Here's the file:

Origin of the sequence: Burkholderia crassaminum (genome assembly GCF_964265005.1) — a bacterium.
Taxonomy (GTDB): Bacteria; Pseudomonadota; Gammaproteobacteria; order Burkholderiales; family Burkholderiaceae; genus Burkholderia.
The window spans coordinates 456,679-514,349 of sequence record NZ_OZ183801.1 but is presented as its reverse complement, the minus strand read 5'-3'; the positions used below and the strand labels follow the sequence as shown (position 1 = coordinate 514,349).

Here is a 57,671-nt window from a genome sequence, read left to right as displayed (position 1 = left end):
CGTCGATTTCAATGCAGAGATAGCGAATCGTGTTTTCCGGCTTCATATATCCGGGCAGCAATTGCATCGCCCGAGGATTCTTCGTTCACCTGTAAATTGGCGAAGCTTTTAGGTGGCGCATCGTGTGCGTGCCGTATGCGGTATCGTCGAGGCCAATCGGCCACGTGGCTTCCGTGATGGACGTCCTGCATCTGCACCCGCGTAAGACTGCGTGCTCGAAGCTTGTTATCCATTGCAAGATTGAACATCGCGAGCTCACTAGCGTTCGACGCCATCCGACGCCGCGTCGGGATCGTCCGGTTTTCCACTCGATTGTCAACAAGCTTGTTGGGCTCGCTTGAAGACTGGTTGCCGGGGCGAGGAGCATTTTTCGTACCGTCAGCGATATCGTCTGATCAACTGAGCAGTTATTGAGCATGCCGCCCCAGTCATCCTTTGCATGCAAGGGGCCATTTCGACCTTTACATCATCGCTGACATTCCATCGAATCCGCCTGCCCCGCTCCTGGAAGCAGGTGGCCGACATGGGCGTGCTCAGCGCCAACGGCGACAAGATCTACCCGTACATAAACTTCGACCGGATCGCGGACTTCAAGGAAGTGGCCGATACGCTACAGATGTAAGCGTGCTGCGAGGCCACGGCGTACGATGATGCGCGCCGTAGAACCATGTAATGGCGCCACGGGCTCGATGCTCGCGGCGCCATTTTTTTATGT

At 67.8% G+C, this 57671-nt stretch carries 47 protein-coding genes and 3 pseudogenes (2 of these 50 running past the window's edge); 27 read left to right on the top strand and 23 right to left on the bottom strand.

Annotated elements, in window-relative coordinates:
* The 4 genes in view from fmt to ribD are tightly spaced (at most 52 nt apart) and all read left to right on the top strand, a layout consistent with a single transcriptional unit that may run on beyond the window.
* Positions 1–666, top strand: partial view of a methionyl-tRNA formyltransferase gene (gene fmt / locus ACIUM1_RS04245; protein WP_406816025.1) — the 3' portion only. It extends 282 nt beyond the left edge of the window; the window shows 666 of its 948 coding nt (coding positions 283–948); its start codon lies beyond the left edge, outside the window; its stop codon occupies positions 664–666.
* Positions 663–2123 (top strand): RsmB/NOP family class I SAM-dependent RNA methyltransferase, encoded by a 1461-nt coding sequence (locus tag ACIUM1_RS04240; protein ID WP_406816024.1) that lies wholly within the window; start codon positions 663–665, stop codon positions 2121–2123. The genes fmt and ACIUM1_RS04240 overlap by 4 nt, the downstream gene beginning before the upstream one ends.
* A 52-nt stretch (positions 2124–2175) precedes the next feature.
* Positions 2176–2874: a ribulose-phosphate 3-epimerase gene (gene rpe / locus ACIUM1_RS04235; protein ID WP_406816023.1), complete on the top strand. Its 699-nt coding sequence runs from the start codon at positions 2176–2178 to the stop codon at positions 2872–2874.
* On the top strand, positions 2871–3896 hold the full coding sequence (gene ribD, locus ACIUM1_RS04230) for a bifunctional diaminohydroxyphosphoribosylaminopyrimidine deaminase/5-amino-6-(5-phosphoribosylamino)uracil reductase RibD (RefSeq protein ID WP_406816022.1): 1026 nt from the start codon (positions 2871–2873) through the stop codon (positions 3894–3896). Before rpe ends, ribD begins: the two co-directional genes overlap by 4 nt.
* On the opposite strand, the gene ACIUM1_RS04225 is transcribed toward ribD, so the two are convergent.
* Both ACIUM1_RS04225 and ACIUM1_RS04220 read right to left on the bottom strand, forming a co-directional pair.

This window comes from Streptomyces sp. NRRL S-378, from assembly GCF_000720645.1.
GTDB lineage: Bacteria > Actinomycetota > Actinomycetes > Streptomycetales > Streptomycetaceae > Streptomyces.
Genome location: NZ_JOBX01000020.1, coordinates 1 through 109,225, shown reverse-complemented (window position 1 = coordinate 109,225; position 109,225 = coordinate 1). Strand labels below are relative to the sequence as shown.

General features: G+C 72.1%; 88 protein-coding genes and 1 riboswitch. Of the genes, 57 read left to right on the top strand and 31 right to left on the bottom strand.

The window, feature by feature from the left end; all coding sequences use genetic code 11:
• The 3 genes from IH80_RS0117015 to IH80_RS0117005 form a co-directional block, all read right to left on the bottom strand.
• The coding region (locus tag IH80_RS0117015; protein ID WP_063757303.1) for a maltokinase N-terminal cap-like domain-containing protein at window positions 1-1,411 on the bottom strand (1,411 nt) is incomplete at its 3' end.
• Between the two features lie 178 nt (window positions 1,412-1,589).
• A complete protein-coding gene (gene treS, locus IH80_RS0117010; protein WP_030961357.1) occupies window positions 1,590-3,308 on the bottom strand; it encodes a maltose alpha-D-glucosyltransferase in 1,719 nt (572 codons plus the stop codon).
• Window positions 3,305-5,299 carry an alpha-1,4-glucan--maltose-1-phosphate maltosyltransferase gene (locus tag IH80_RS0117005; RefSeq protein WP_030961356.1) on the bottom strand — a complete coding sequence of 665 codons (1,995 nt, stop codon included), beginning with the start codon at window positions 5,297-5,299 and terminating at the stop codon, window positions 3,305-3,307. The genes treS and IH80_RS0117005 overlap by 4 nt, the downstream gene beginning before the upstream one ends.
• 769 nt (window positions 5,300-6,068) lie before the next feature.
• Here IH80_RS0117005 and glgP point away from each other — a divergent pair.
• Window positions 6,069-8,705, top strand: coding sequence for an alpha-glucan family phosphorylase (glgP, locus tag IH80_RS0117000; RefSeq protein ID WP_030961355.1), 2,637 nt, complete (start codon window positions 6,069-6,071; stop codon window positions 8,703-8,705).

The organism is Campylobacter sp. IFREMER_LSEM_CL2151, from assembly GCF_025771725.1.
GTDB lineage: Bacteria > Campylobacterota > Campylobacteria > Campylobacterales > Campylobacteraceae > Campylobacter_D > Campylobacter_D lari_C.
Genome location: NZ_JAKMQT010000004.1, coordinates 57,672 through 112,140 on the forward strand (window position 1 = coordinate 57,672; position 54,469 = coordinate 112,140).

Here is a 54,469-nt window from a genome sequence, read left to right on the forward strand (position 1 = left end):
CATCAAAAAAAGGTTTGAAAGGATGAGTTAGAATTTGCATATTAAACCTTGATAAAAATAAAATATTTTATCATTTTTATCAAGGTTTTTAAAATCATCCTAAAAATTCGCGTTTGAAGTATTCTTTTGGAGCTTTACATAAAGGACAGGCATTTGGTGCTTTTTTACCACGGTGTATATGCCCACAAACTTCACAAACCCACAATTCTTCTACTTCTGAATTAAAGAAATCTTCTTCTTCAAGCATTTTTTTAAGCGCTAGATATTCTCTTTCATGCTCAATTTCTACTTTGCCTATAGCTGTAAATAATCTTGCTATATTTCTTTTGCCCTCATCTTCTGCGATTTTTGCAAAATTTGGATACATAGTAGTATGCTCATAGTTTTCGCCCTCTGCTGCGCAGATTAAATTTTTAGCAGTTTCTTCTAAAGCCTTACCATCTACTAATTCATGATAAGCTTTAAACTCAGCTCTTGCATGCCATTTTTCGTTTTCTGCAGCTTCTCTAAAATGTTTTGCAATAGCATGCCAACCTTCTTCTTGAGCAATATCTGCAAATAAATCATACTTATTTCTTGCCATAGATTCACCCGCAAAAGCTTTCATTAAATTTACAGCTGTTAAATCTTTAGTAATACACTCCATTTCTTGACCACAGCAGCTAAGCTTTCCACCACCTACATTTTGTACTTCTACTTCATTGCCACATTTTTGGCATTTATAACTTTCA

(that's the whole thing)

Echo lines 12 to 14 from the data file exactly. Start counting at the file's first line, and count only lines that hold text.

* Positions 2176–2874: a ribulose-phosphate 3-epimerase gene (gene rpe / locus ACIUM1_RS04235; protein ID WP_406816023.1), complete on the top strand. Its 699-nt coding sequence runs from the start codon at positions 2176–2178 to the stop codon at positions 2872–2874.
* On the top strand, positions 2871–3896 hold the full coding sequence (gene ribD, locus ACIUM1_RS04230) for a bifunctional diaminohydroxyphosphoribosylaminopyrimidine deaminase/5-amino-6-(5-phosphoribosylamino)uracil reductase RibD (RefSeq protein ID WP_406816022.1): 1026 nt from the start codon (positions 2871–2873) through the stop codon (positions 3894–3896). Before rpe ends, ribD begins: the two co-directional genes overlap by 4 nt.
* On the opposite strand, the gene ACIUM1_RS04225 is transcribed toward ribD, so the two are convergent.